will be as follows.
This assumes that the gas terminal will be given to Sri Lanka free of
charge by a company in Australia, as recently reported in the media.
Although it is too optimistic to assume a company will give a USD 600
million gas terminal to Sri Lanka free of charge, for this comparison,
let us assume so.
Then the cost of electricity from a gas fired power plant will be
1.37 UScts/kWh for the power plant investment, 8.21 UScts/kWh for gas
and 1.00 UScts/kWh for maintenance. Total 10.58 UScts per unit of
So the comparison is 7.17 UScts (or Rs 8.21) for coal, 10.04 UScts
(or Rs 11.54) for oil and 10.58 USCts (or Rs 12.17) for gas. So compared
with coal, a power plant using the cheapest kind of oil will cost 40
percent more, and one using gas will cost 48 percent more.
The coal and its alternative oil power plant will have all its
equipment and systems covered by the above cost, while the gas plant
assumes that a company will gift a gas terminal to Sri Lanka, and we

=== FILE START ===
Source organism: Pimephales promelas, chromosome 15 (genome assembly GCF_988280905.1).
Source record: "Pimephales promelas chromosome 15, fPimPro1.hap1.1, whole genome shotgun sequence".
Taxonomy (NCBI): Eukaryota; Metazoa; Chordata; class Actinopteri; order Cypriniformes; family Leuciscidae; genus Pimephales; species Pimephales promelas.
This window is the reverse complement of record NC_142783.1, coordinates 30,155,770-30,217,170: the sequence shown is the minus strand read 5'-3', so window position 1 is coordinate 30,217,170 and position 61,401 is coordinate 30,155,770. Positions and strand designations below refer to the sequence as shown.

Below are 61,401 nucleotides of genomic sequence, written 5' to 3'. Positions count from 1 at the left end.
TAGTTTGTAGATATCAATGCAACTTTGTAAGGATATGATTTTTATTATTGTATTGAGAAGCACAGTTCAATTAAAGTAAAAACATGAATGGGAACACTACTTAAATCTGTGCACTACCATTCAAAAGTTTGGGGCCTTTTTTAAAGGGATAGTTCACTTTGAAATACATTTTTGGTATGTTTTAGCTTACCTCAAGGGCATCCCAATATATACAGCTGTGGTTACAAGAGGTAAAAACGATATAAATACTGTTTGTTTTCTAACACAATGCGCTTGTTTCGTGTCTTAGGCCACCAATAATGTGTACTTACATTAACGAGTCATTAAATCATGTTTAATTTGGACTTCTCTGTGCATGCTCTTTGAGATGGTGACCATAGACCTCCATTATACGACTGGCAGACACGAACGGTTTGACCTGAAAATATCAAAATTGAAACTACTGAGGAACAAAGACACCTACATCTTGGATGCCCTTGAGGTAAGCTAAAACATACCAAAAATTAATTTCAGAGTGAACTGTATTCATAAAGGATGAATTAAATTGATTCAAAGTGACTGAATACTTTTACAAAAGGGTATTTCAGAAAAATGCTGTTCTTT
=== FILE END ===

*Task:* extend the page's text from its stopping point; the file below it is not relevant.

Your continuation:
have to pay only for the gas, and not for the infrastructure. The above
price of Rs 8.30 per unit is on the basis of economic costs.
Owing to the concessionary 20-year loan, the actual cost of
production of Norochcholai at the present price of coal would be Rs 7.83
per unit. Yes, it is more than the approximate price of Rs 4.00 per unit
stated in the late 1990s. Why?
The rupee has depreciated from 70 to 115 Rs to the USD, coal prices
have increased from 47 to 100 USD to be delivered to Norochcholai, the
investment has increased from USD 900 to USD 1340. These increases are
all applicable to any other kind of power plant, oil or gas, we would
have built if we did not build Norochcholai.
Future price increases